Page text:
The wreck occurred in 1839 at Childers Cove, 30km west of Peterborough. The wooden barque was wrecked after striking reefs close to shore at the entrance of Childers Cove. Crew sickness and gale force winds conspired upon this ill fated passage from Launceston to Portland. In 1951 high tide and rough seas exposed the skeletal remains of a man and child believed to be from the wreck which claimed 17 lives. The anchor was recovered from the wreck by Flagstaff Hill Divers it is now displayed at the front of Flagstaff Hill reception.
The wreck occurred in 1914, west of Peterborough via Radford’s Rd. The Antares today lies in only 4 to 6 metres of water and is a little more than 70 to 80 metres offshore west of the Bay of Islands. Reported by a young boy who believed he saw flares and the German’s were coming. He was ignored and it was an estimated 2 weeks before wreck evidence was discovered by local sheep farmers on 13th December 1914. The Antares had split length-ways and the iron hull frames were lying on either side of the keel and covered with the vessels cargo of roofing tiles.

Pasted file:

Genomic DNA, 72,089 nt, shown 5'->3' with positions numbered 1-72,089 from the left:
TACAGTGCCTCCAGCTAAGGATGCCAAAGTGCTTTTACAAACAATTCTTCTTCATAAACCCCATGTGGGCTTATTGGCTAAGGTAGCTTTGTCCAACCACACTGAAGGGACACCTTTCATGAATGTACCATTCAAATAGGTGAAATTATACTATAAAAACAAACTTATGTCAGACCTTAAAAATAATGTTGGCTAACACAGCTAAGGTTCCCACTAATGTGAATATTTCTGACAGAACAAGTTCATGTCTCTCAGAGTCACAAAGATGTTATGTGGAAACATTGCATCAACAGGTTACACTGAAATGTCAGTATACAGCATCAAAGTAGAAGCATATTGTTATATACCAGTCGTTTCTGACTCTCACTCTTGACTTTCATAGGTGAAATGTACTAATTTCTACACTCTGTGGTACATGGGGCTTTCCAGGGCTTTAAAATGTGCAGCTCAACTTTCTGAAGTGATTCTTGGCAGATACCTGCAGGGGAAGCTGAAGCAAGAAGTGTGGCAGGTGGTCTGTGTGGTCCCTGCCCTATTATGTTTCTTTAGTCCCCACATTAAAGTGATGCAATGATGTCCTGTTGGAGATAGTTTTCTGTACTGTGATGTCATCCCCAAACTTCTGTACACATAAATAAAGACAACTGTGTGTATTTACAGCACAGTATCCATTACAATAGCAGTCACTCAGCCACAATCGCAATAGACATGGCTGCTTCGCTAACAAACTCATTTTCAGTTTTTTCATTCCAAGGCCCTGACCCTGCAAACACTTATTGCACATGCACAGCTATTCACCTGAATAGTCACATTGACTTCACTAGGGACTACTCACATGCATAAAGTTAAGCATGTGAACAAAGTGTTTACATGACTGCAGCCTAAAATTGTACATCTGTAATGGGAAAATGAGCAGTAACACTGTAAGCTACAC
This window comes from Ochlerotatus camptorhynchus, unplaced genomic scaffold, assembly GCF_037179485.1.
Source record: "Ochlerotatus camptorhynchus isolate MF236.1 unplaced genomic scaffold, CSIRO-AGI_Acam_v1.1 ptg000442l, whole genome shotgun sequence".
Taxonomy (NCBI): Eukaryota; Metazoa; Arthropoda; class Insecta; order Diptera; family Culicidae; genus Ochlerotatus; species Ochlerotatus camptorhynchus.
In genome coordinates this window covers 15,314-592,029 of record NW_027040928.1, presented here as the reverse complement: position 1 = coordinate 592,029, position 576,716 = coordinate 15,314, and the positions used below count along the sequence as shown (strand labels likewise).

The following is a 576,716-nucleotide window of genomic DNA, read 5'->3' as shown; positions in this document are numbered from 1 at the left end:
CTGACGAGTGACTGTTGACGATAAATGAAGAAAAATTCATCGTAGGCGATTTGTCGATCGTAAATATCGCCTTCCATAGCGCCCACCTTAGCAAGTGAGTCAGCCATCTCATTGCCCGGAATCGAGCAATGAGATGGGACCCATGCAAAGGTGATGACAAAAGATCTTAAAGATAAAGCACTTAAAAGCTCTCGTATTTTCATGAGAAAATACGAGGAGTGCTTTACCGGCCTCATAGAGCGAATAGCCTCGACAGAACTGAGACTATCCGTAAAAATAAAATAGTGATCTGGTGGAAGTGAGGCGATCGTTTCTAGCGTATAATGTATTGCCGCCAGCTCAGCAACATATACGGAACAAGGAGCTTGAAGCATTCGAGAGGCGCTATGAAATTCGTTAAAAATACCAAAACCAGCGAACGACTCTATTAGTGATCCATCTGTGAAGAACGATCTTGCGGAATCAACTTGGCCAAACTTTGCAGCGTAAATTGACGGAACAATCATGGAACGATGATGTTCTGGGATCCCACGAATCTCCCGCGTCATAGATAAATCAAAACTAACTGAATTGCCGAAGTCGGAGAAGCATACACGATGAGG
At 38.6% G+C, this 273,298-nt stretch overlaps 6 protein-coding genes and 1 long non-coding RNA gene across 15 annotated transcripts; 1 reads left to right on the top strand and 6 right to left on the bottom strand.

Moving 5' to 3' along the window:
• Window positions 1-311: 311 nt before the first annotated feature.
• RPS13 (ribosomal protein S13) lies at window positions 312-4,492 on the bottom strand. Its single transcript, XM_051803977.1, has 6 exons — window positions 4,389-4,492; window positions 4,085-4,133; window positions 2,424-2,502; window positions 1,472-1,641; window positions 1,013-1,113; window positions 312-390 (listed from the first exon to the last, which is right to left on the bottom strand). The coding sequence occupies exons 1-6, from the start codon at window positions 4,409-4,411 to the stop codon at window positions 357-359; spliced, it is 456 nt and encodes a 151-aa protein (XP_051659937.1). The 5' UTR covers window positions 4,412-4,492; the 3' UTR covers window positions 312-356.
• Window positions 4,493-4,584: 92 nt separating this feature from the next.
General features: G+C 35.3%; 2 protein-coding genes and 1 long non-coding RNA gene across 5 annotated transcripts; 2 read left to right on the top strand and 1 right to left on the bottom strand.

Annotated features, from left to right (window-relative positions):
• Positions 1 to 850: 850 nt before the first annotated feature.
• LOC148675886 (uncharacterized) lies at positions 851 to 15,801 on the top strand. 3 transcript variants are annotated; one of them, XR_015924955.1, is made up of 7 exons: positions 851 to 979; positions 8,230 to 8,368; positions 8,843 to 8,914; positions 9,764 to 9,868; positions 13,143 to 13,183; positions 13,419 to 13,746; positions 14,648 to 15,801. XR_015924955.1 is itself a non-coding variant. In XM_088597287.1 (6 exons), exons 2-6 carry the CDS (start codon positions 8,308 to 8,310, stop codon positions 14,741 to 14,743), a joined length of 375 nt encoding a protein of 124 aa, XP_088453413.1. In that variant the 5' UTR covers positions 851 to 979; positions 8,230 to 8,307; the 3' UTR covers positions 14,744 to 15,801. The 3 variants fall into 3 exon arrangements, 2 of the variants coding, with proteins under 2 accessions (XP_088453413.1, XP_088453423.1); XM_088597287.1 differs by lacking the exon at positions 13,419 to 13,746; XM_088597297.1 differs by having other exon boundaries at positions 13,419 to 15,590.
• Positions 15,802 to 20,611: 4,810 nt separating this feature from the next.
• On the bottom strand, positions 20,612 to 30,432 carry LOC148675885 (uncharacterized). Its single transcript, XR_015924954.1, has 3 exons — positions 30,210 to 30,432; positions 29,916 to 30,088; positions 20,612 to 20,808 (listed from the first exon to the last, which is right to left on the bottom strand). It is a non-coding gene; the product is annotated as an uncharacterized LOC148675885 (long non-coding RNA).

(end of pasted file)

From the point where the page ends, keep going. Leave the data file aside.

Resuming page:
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Great Ocean Road Regional Tourism acknowledges the Traditional Custodians of the Great Ocean Road region the Wadawurrung, Eastern Maar & Gunditjmara. We pay our respects to their Elders, past, present and emerging. We recognise and respect their unique cultural heritage and the connection to their traditional lands. We commit to building genuine and lasting partnerships that recognise, embrace and support the spirit of reconciliation, working towards self-determination, equity of outcomes and an equal voice for Australia’s first people.